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Wrexham
Wrexham

places to visit

Wrexham

The valleys of Wrexham

Although the collieries and steelworks on which the town of Wrexham prospered are largely things of the past, this bustling town is still the largest in north Wales. The town desperately wants to be a city and has applied for the status three times since the turn of the millennium. A plan is afoot to establish a ‘city region’ encompassing Wrexham, Deeside and Chester.

Heading south, prepare to be gobsmacked when you reach Chirk, where Thomas Telford’s magnificent 10-arched aqueduct was built in 1801 to convey the canal more than 70 feet above the bottom of the valley. What’s more, alongside it is an even taller viaduct, built by Henry Robertson in 1840 to carry the railway. Both were used to carry coal from the once-thriving Flintshire coalfields.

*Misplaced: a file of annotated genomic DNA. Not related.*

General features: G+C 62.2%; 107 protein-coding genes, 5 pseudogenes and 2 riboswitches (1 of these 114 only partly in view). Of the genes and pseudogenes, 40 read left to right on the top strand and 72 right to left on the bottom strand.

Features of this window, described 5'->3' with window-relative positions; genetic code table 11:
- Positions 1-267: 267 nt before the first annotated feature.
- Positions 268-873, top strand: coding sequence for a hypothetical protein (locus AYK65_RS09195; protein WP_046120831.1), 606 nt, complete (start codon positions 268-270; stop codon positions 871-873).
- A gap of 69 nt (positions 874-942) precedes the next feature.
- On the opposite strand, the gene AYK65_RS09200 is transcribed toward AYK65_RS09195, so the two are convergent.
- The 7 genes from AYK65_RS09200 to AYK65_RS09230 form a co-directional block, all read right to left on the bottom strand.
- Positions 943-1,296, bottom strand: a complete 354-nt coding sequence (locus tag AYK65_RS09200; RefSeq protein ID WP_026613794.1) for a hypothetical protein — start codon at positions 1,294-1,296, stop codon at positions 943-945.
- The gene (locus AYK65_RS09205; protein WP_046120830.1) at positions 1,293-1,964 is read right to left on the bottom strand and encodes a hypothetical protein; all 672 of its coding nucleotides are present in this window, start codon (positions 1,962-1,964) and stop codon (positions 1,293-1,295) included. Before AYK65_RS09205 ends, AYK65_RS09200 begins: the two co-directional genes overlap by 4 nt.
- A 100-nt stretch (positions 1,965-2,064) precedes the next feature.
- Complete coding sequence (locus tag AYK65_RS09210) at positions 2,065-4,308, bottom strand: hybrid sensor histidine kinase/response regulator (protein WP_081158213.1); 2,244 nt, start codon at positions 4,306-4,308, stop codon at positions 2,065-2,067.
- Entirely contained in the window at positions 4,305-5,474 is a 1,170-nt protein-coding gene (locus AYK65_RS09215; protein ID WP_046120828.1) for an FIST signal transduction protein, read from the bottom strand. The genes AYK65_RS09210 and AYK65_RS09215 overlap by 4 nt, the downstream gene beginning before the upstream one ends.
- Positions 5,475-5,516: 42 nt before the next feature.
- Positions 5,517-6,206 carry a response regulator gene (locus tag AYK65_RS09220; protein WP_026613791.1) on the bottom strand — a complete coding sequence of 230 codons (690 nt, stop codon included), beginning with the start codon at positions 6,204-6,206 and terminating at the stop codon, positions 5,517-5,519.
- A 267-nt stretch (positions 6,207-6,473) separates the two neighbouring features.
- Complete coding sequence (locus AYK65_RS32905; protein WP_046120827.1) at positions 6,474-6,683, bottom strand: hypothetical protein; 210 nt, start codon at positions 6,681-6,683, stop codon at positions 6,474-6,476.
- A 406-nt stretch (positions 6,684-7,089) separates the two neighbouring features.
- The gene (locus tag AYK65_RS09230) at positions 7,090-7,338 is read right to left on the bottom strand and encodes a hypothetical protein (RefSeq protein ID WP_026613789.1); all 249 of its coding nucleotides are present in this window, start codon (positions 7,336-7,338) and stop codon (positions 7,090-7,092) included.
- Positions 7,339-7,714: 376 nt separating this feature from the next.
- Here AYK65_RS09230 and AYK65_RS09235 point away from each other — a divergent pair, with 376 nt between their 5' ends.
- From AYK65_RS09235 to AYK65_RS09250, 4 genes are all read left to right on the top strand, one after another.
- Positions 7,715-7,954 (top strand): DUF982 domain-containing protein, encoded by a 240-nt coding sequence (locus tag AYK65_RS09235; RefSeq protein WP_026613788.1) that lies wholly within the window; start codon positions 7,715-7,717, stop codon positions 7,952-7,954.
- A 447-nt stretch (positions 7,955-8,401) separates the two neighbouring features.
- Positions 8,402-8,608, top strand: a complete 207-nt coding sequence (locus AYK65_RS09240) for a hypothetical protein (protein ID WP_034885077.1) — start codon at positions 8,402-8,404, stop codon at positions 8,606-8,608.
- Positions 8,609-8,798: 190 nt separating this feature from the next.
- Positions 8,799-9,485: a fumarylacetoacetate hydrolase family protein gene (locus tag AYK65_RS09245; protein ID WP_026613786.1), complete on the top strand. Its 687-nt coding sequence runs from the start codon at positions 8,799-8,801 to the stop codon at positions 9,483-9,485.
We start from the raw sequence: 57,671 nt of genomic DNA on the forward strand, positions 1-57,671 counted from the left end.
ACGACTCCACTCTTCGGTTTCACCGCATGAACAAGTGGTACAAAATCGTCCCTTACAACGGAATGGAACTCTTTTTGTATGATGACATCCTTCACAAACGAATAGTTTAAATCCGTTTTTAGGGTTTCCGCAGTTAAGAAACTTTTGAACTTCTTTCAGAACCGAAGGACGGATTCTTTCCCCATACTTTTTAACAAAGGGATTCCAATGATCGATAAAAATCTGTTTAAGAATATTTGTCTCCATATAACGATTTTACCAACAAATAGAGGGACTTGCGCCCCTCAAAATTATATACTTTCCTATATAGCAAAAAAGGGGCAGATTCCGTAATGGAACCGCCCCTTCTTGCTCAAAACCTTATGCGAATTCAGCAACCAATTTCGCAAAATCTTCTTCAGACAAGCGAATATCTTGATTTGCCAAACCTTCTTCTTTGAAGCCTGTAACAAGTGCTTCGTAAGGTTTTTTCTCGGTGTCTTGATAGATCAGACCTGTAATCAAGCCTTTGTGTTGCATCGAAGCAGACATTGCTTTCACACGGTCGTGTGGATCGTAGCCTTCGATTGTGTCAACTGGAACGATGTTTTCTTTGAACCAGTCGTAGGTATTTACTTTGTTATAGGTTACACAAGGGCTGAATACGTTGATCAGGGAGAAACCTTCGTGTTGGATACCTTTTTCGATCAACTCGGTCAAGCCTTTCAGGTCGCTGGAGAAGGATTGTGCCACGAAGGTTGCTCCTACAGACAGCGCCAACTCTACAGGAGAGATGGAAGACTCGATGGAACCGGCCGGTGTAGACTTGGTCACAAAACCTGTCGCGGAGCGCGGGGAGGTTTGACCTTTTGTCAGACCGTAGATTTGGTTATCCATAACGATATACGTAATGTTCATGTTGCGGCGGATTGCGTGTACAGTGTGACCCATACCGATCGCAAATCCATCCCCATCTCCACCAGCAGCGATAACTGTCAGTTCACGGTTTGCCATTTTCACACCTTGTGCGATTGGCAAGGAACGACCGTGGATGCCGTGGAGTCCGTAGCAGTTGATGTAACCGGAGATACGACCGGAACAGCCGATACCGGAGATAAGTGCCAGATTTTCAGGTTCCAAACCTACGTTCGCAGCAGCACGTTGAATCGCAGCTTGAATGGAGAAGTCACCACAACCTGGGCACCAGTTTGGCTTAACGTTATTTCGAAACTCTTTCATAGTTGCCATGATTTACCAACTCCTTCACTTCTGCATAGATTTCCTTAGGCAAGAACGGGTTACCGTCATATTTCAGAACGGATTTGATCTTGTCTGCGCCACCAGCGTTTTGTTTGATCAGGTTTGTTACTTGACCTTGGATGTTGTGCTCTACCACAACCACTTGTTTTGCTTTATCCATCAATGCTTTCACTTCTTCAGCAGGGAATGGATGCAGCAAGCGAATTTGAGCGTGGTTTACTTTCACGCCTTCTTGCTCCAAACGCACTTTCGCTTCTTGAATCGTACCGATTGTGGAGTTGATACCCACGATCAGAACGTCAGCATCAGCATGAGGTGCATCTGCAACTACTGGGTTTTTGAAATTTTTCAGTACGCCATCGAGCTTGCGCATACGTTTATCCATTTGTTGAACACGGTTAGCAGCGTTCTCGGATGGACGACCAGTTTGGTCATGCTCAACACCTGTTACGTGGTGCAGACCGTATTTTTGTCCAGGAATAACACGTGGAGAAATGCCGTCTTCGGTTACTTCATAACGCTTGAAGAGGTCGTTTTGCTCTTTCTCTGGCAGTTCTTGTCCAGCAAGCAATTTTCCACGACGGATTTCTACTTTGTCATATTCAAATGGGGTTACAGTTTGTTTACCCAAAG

The other main feature of Chirk is its 14th-century castle, which stands proudly overlooking the town and the Ceiriog Valley, an area described by Lloyd George as ‘a little bit of heaven on Earth’. Despite its stunning scenery and easy accessibility, the valley is something of a secret. It lies immediately south of the Vale of Llangollen, and has been dubbed ‘little Switzerland’ for its lush green hills, dotted with small farms.

Recommended in Wrexham

33868 1

Hallmark Hotel Chester Llyndir Hall

This elegant manor house on the border is set in several acres of mature grounds.
78456 3

Premier Inn Wrexham North (A483)

Well placed for exploring the beautiful scenery of north Wales.
122679 3

The Lemon Tree

Comfortable rooms and good food in an impressive neo-Gothic building.